Police body camera footage showing the controversial October 2021 arrest of a homeless veteran in Gastonia, N.C., was released July 27, detailing the moments before the veteran was arrested and his service animal tased, ultimately leading to the dog’s death by a car.
Joshua Graham Rohrer, a Kentucky Army National Guard veteran who deployed to Kuwait and Iraq between 2004 and 2005, was with his 2-year-old Belgian Malinois service dog Sunshine Rae on Oct. 13 when he was approached by police officers responding to a 911 call regarding his panhandling, which is a crime in North Carolina.
What followed next was an arrest that the attorney who helped Rohrer fight for the release of the footage, Andrew LaBreche, called, “far worse than what Mr. Rohrer was able to hear and see on the scene.”
“It is rare for a client’s claims that initially appear so sensational to be entirely accurate. After I was finally able to review the body camera footage, however, Mr. Rohrer’s statements were all correct, but what was reflected in recordings were, in fact, far worse than what Mr. Rohrer was able to hear and see on the scene,” LaBreche said in an email to Military Times.
LaBreche also stated that he believes the video proves responding officers were not truthful regarding their handling of Rohrer’s arrest, and hopes that the release of the bodycam footage will force the Gastonia Police Department to take accountability for the incident.
While there is a North Carolina statute that affords people with disabilities the right to keep their service dogs with them in all public and government spaces where the public are allowed to go, Rohrer said he was denied this option.
Sunshine was hit and killed by a car while Rohrer waited for release in jail, a situation Rohrer said never should have happened.
In the bodycam footage, shown from both the vantage points of responding Officers Maurice Taylor III and Cierra Brooks, Rohrer and Sunshine can be seen on the median of a busy street in downtown Gastonia.
After a few minutes of arguing between Rohrer and law enforcement about Rohrer’s activities, Rohrer is grabbed and told by the officers that he will be arrested after not presenting his state ID. Over the course of the argument, Sunshine can be seen sitting, laying and standing next to her owner.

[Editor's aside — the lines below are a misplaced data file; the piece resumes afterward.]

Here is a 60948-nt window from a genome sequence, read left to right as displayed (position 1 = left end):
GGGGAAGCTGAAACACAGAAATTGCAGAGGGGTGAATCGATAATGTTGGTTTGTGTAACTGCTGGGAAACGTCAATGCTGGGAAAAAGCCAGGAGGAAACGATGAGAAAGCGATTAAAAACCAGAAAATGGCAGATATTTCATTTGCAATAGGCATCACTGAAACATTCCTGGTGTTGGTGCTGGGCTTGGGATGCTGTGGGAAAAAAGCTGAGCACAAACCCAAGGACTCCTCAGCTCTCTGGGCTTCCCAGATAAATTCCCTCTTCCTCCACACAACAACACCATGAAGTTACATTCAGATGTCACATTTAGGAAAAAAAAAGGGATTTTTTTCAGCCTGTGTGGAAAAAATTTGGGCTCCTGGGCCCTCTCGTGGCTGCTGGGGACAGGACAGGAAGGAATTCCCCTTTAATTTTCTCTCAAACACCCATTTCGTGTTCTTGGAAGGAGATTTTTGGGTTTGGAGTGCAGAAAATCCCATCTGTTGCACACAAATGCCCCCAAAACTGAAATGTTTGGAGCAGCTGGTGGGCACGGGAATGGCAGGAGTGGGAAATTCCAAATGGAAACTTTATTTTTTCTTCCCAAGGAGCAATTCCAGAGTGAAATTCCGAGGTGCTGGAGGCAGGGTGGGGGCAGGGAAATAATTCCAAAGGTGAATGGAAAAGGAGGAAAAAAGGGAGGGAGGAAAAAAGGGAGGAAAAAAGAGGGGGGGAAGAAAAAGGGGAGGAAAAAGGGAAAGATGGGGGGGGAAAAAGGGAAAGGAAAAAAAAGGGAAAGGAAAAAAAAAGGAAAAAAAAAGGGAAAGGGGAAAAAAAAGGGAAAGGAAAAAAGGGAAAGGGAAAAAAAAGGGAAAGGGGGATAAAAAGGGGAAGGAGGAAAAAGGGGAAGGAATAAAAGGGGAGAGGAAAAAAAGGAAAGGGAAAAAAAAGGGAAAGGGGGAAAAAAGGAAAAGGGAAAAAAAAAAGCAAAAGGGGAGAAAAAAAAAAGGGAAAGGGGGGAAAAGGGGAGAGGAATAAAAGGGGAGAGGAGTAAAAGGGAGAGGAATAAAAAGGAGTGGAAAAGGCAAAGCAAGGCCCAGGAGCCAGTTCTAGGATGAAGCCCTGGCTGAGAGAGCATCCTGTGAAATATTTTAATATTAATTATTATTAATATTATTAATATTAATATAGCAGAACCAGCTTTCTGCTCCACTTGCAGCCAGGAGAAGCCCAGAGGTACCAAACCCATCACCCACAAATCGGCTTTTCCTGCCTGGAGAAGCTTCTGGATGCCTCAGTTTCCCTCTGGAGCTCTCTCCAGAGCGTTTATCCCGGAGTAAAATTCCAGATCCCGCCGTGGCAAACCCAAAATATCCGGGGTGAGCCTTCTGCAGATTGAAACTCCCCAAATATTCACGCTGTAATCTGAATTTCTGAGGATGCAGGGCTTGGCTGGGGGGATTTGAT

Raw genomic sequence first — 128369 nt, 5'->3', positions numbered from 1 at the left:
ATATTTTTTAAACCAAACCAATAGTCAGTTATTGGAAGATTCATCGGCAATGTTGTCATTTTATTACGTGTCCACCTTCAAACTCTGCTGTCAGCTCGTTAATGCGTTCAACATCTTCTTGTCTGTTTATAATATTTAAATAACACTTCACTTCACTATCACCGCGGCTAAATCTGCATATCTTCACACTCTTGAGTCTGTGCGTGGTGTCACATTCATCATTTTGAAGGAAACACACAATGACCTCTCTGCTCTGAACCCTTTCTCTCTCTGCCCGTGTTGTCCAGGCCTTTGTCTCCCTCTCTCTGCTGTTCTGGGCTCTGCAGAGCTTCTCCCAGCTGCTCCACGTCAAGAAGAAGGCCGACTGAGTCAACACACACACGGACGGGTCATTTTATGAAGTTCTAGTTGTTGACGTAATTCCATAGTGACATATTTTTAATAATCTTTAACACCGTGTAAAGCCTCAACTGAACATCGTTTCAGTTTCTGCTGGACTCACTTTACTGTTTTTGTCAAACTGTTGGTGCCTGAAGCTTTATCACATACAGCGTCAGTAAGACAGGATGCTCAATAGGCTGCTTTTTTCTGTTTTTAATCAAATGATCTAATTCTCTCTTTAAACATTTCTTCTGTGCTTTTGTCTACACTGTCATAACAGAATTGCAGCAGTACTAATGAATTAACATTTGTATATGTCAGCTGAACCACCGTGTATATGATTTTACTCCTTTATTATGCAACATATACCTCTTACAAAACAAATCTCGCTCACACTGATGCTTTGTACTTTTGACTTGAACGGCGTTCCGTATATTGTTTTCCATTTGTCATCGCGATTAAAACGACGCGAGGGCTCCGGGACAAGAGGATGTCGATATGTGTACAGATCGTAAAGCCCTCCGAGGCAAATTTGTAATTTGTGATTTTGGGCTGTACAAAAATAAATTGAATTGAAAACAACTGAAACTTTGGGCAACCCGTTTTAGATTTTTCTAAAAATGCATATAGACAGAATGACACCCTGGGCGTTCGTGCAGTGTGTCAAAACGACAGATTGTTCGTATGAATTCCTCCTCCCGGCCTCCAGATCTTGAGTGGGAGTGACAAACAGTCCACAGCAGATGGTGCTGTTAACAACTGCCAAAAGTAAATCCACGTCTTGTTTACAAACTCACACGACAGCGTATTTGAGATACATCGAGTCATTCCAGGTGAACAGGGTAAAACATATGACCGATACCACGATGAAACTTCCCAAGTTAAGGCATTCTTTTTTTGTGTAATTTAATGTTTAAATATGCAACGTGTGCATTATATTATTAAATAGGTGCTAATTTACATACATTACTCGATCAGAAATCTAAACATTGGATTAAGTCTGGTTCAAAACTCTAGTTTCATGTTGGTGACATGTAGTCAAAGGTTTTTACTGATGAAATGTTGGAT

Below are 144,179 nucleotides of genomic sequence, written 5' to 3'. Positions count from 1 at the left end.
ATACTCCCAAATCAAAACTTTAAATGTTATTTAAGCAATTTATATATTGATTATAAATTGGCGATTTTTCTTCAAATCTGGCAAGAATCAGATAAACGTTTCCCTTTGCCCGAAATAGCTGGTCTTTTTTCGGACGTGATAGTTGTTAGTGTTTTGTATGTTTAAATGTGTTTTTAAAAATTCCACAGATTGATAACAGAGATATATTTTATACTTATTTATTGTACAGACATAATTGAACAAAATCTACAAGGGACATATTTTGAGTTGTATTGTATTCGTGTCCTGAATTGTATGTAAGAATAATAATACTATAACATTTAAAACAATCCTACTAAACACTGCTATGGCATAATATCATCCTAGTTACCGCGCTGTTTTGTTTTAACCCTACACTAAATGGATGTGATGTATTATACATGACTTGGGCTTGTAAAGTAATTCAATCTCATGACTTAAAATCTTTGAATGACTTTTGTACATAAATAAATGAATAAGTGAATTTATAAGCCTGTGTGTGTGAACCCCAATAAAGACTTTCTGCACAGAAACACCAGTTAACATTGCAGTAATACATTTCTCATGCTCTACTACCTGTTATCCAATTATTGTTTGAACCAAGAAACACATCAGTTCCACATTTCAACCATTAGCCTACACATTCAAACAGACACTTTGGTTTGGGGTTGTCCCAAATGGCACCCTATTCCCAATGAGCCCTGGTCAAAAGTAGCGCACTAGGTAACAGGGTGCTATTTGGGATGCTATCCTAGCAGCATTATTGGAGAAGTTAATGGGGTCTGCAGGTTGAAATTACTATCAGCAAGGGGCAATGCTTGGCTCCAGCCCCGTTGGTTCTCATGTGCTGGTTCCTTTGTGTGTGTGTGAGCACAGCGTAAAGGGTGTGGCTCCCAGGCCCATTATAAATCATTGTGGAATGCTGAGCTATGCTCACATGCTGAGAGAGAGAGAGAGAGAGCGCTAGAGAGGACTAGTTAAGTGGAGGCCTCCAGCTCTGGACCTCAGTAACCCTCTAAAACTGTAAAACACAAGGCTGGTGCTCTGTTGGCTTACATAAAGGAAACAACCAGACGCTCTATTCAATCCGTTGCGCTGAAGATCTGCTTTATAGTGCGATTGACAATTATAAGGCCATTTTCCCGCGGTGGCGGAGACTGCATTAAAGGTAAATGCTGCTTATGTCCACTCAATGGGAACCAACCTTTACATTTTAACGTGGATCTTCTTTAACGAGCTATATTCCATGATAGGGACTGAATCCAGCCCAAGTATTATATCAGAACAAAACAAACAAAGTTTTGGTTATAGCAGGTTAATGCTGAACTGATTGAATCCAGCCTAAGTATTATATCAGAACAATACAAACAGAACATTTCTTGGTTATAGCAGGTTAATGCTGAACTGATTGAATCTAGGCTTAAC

During the arrest, Rohrer is pushed up against the hood of the car and calls out, “what are you doing?” in a panicked voice. Officer Taylor is then heard on video saying that the dog bit him, though the dog is outside the footage’s frame of view.
In the following moments, Rohrer is thrown to the ground while Sunshine jumps on the hood of the police car, wagging her tail. Taylor then tased the dog in the back after she tried to get closer to Rohrer on the ground.
The footage then showed Rohrer distraught on the ground and calling out for help.
Bystanders then approached the police officers, the footage shows, saying that Rohrer has “been out here for months, [and] his dog has never attacked anybody.”
The remainder of the footage shows other officers arriving and discussing the situation while Rohrer repeatedly asks for his dog. Officer Taylor claims that the dog looked like it was going to bite his partner, so he “did the logical thing” and used his taser.
Days prior to the release of the footage, panhandling and resisting arrest charges against Rohrer were dropped. Rohrer pleaded guilty to a separate charge from an unrelated event involving driving without a license.
“The release of the body camera footage involving myself and Sunshine, has been a long arduous journey,” Rohrer said in a statement to Military Times. “The release of the video is as traumatic as the event itself. I hope now that it has been released I can begin to grieve my friend, my confidant, my world. I thank those who have believed in me and supported me for the past nine months.”
Rohrer said the video shows Sunshine “just doing her job.”
“Sunshine was not acting erratically, in fact she performed 3 separate trained tasks in the video,” Rohrer said. “Her attempt to get to my face to perform grounding techniques, her attempt to become a passive barrier between myself and Officer Brooks; and passively blocking between myself and Officer Taylor.”
Rohrer hopes the incident will ultimately have a positive impact on veteran and homeless communities.
“I hope to continue to fight for better crisis intervention training, protections for service animals and their handlers, and justice for what was done to Sunshine,” he said. “In addition, this case highlights the need for reform of North Carolina’s Body Camera Laws. No citizen should have to fight so hard and for so long as we have for the truth.”
The Gastonia Police Department did not respond to request for comment by the time of publication.
Rachel is a Marine Corps veteran and a master's candidate at New York University's Business & Economic Reporting program.